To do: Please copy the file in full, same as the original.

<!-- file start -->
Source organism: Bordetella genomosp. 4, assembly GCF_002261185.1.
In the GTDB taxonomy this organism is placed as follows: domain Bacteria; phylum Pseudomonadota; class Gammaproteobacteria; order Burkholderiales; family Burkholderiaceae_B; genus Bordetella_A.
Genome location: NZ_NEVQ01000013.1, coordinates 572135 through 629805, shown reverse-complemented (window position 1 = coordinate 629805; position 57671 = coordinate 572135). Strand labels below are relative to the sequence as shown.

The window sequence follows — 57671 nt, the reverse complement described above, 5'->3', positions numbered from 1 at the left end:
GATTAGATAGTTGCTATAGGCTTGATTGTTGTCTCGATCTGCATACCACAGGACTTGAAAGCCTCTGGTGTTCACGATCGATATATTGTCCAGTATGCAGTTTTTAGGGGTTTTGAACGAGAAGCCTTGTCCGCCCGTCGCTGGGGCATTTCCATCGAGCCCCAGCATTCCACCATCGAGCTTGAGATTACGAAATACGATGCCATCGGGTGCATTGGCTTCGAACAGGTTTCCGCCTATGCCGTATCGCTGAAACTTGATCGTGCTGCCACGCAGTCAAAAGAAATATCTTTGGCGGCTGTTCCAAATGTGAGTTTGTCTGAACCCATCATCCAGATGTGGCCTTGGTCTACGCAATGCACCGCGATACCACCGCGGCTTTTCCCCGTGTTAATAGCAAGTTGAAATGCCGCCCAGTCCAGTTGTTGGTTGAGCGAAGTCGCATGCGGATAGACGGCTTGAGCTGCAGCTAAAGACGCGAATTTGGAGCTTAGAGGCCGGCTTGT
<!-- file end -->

Source organism: Bordetella genomosp. 4, assembly GCF_002261185.1.
In the GTDB taxonomy this organism is placed as follows: domain Bacteria; phylum Pseudomonadota; class Gammaproteobacteria; order Burkholderiales; family Burkholderiaceae_B; genus Bordetella_A.
Genome location: NZ_NEVQ01000013.1, coordinates 572135 through 629805, shown reverse-complemented (window position 1 = coordinate 629805; position 57671 = coordinate 572135). Strand labels below are relative to the sequence as shown.

The window sequence follows — 57671 nt, the reverse complement described above, 5'->3', positions numbered from 1 at the left end:
GATTAGATAGTTGCTATAGGCTTGATTGTTGTCTCGATCTGCATACCACAGGACTTGAAAGCCTCTGGTGTTCACGATCGATATATTGTCCAGTATGCAGTTTTTAGGGGTTTTGAACGAGAAGCCTTGTCCGCCCGTCGCTGGGGCATTTCCATCGAGCCCCAGCATTCCACCATCGAGCTTGAGATTACGAAATACGATGCCATCGGGTGCATTGGCTTCGAACAGGTTTCCGCCTATGCCGTATCGCTGAAACTTGATCGTGCTGCCACGCAGTCAAAAGAAATATCTTTGGCGGCTGTTCCAAATGTGAGTTTGTCTGAACCCATCATCCAGATGTGGCCTTGGTCTACGCAATGCACCGCGATACCACCGCGGCTTTTCCCCGTGTTAATAGCAAGTTGAAATGCCGCCCAGTCCAGTTGTTGGTTGAGCGAAGTCGCATGCGGATAGACGGCTTGAGCTGCAGCTAAAGACGCGAATTTGGAGCTTAGAGGCCGGCTTGT